Express Workflows

What is Express Workflows?

Express Workflows are a new type of AWS Step Functions workflow type that cost-effectively orchestrate AWS compute, database, and messaging services at event rates greater than 100,000 events per second. Express Workflows automatically start in response to events such as HTTP requests via Amazon API Gateway, AWS Lambda requests, AWS IoT Rules Engine actions, and over 100 other AWS and SaaS event sources from Amazon EventBridge. Express Workflows is suitable for high-volume event processing workloads such as IoT data ingestion, streaming data processing and transformation, and high-volume microservices orchestration.

When to choose Express Workflows Vs Standard Workflows?

You can choose Standard Workflows when you need long-running, durable, and auditable workflows, or Express Workflows for high-volume, event processing workloads.Your state machine executions will behave differently, depending on which Type you select. The Type you choose cannot be changed after your state machine has been created.

# Standard vs Express Workflows #

| Features 					   	   	| Standard Workflows 				 | Express Workflows 	   			|
| -------------------------------- 	| ---------------------------------	 | -------------------------------- |
| Maximum duration 					| 1 year. 							 | 5 minutes. 			   			|
| Supported execution start rate  	| Over 2,000 per second				 | Over 100,000 per second  		|
| Supported state transition rate  	| Over 4,000 per second per account  | Nearly unlimited 				|
| Pricing  							| Priced per state transition 		 | Priced by the number of  		|
|									|									 | executions you run,      		|
|									|									 | their duration, and,     		|
|									|									 | memory consumption.      		|
| Execution semantics			  	| Exactly-once workflow execution.   | At-least-once workflow execution.|

For detailed information on the differences between Standard and Express Workflows, see Standard vs. Express Workflows

Create an AWS Step Functions state machine of type Express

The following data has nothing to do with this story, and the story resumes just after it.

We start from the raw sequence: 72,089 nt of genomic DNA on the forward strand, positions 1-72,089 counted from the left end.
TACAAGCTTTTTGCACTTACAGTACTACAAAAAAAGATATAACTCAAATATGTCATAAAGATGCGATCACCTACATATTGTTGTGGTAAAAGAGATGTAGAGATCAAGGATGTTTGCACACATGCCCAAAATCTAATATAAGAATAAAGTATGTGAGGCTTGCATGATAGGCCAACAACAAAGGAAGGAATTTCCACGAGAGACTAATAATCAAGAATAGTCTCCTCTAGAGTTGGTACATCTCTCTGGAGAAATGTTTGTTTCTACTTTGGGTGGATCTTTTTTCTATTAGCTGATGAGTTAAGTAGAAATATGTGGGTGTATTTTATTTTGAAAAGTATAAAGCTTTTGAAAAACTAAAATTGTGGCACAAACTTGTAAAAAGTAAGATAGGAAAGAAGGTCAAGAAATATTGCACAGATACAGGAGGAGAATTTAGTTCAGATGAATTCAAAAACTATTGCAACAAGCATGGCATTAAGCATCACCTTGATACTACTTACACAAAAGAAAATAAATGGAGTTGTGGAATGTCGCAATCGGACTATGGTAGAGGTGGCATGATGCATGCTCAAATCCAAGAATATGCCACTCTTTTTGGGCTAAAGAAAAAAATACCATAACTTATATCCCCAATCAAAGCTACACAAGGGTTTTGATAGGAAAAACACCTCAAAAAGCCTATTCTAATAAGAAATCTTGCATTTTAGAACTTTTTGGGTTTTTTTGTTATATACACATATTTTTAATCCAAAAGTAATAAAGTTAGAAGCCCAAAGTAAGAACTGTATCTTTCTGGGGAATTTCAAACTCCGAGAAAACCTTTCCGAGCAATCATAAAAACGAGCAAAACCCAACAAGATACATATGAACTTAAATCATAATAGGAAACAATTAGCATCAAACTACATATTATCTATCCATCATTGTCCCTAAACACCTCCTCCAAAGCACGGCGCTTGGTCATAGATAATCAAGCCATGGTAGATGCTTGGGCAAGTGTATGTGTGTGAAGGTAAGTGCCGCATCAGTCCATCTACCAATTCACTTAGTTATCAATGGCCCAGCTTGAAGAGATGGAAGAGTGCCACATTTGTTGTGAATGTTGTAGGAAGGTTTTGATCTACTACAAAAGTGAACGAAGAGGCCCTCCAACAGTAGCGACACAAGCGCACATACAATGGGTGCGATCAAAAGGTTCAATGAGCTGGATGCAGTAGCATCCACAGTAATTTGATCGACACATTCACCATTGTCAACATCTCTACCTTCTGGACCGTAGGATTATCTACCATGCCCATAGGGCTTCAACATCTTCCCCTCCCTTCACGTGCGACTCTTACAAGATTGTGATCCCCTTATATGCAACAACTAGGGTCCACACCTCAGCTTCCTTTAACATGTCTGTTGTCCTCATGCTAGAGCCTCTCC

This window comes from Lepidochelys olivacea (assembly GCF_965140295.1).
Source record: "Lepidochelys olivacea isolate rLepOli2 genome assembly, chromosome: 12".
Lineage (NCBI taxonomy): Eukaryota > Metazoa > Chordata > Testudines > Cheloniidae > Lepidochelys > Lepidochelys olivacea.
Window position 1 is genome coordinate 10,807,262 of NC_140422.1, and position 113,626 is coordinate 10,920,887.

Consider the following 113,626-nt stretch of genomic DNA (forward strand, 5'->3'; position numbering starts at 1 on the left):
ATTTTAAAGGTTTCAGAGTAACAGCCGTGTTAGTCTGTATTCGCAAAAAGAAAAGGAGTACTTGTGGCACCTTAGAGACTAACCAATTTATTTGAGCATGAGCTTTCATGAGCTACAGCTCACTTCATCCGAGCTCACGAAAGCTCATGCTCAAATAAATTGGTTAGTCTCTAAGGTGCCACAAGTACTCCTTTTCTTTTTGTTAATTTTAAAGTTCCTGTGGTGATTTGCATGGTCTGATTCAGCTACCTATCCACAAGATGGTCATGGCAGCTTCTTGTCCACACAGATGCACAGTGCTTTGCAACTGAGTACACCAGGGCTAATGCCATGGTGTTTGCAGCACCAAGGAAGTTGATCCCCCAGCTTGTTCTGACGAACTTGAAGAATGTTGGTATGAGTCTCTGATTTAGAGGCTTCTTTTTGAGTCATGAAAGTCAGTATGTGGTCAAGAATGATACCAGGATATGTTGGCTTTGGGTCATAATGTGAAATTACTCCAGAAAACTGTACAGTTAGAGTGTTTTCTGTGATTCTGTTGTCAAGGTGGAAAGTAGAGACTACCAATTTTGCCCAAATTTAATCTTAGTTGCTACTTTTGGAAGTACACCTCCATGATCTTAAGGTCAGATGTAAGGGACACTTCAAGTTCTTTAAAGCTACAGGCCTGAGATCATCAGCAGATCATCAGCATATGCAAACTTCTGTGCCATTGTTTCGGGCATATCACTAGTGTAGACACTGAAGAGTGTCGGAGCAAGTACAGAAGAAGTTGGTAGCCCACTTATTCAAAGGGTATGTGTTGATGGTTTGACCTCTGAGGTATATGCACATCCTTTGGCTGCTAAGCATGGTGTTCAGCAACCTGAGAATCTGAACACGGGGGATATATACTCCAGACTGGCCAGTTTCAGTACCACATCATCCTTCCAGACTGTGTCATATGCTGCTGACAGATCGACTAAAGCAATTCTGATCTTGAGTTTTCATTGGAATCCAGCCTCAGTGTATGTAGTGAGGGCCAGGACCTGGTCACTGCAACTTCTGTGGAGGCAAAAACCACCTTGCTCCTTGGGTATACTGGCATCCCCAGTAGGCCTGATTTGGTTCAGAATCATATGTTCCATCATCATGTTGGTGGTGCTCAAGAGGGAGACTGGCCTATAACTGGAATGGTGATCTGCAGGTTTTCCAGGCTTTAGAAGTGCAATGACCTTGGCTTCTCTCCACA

The overall functionality of the workshop remains the same and we will be using the same State Machine Definition and Lambda functions from before.

As a review, we will be creating below step function state machine now with Express Worklow.

initial state machine diagram
  1. Make sure your final rider-photo-state-machine.json file should look like this (the AWS Lambda ARNs are examples):

    (expand to see)
  2. From the AWS Management Console, choose Services then select Step Functions.

  3. You might see the following Get Started page if you have not used AWS Step Functions before. If that’s the case, click on the three horizontal lines in the top-left corner.

    Create Initial State Machine - Step 2
  4. Next, click State Machines.

    Create Initial State Machine - Step 3
  5. Next, click Create State Macine. If you completed the workshop successfully earlier, you would notice the existing RiderPhotoSharing of Type Standard in the list of existing StateMachines.

    Create Initial State Machine - Step 4
  6. Select Author with Code Snippets if it’s not already selected.

  7. Change the default selection from “Standard” to “Express” type.

    Create Initial State Machine - Step 5
  8. Highlight and replace all of the existing sample state machine definition JSON by pasting your custom state machine JSON definition from your rider-photo-state-machine.json file from Cloud9 into the Code editor portion.

  9. You can click on the ↺ sign in the preview panel to visualize the workflow:

    Update state machine with persistence step
  10. Click Next.

  11. Type RiderPhotoProcessingExpress for the state machine name.

  12. For IAM role for executions, pick Create new role.

    Select IAM role
  13. For Logging and Tags keep default selections.

    Select IAM role
  14. Click Create State Machine to create new IAM Role along with the state machine. Note the Type of the state machine is Express.

    Select IAM role
  15. Click the IAM Role link to go to IAM console and click Attach Poilicies to add permissions to execute lambda functions.

    Click Add Policies
  16. Search for AwsLambdaRole and select the checkbox associated to it and click Attach Poilicy.

    Search and Add policy AwsLambdaRole to the state machine
  17. After adding AWSLambdaRole, final policies should looks like this.